‘Jonathan Montgomery’s inaugural lecture as Professor of Health Care Law argues that the ‘patient’ is no longer the main concept that defines the subject and organises its doctrines. His earlier work suggested that focus on the doctor-patient relationship had blinded commentators to important issues and allowed only a partial account of the roles of the law. Recent case law confirms that other paradigms are becoming important. The use of human rights arguments makes the immediate health care context less relevant. This feature is amplified by increasingly common permission for ’intervenors’ to make submissions showing how individual cases are linked to wider issues. This in turn is an example of a wider trend – the increasing use of health care litigation by groups and corporate bodies – which further dilutes the role of the ‘patient’ as an organising concept for the law. In the face of these developments, many of the reasons for traditional judicial protection of clinical freedom in English health care law ebb away. It is therefore not surprising that the courts are seeking to redefine their roles in regulating health care. If the patient is no longer the central concern of health care law, then it is appropriate that judges are less patient with the idea that there might be lowered scrutiny for health professional s compared to those working in other areas.’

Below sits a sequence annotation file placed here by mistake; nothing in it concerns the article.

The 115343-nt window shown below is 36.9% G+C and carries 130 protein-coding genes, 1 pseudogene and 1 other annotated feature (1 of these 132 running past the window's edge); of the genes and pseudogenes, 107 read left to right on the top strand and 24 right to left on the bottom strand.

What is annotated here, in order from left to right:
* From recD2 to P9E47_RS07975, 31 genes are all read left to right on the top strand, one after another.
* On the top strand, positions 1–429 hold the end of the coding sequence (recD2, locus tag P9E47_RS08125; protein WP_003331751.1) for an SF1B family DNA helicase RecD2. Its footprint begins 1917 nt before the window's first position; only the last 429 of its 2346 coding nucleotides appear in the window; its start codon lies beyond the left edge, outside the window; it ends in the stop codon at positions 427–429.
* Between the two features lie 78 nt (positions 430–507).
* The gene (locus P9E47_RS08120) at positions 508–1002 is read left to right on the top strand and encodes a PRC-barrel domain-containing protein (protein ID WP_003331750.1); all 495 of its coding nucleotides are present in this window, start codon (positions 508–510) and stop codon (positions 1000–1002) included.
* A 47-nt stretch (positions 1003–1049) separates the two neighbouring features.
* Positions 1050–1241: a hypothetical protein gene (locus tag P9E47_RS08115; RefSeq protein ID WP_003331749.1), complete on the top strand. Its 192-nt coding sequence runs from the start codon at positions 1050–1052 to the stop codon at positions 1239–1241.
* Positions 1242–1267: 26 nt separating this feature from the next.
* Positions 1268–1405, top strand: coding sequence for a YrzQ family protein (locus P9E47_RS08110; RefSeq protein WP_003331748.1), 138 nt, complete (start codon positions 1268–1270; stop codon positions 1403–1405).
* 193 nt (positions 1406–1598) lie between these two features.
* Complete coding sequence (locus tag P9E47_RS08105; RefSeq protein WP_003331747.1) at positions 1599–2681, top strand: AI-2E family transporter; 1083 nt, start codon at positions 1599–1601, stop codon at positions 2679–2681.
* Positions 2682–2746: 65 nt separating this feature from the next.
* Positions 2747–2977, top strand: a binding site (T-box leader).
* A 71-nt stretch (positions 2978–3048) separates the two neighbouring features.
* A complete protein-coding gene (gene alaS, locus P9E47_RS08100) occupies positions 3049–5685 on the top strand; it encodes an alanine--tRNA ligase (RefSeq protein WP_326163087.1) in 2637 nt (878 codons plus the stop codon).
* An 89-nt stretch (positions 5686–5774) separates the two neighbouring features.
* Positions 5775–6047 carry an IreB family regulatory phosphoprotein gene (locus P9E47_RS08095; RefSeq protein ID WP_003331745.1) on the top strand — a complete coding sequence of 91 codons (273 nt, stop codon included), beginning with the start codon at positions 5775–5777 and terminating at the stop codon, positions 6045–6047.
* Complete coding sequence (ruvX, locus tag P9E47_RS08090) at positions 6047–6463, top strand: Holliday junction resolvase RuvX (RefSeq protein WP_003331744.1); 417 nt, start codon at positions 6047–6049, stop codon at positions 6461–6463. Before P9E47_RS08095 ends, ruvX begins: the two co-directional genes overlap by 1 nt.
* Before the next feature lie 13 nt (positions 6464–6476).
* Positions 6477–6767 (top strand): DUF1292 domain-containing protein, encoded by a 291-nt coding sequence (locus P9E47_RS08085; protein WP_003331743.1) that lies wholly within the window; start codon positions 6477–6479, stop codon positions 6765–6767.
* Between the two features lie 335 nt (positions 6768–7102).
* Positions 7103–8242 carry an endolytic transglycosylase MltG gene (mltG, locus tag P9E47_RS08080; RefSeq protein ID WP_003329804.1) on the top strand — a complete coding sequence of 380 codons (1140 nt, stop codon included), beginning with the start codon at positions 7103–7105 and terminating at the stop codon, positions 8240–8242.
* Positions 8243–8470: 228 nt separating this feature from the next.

Date: 30th October 2014, 6.00-7.00pm
Location: UCL Law Faculty, Bentham House, Endsleigh Gardens, London WC1H 0EG
Charge: Free, registration required
More information can be found here.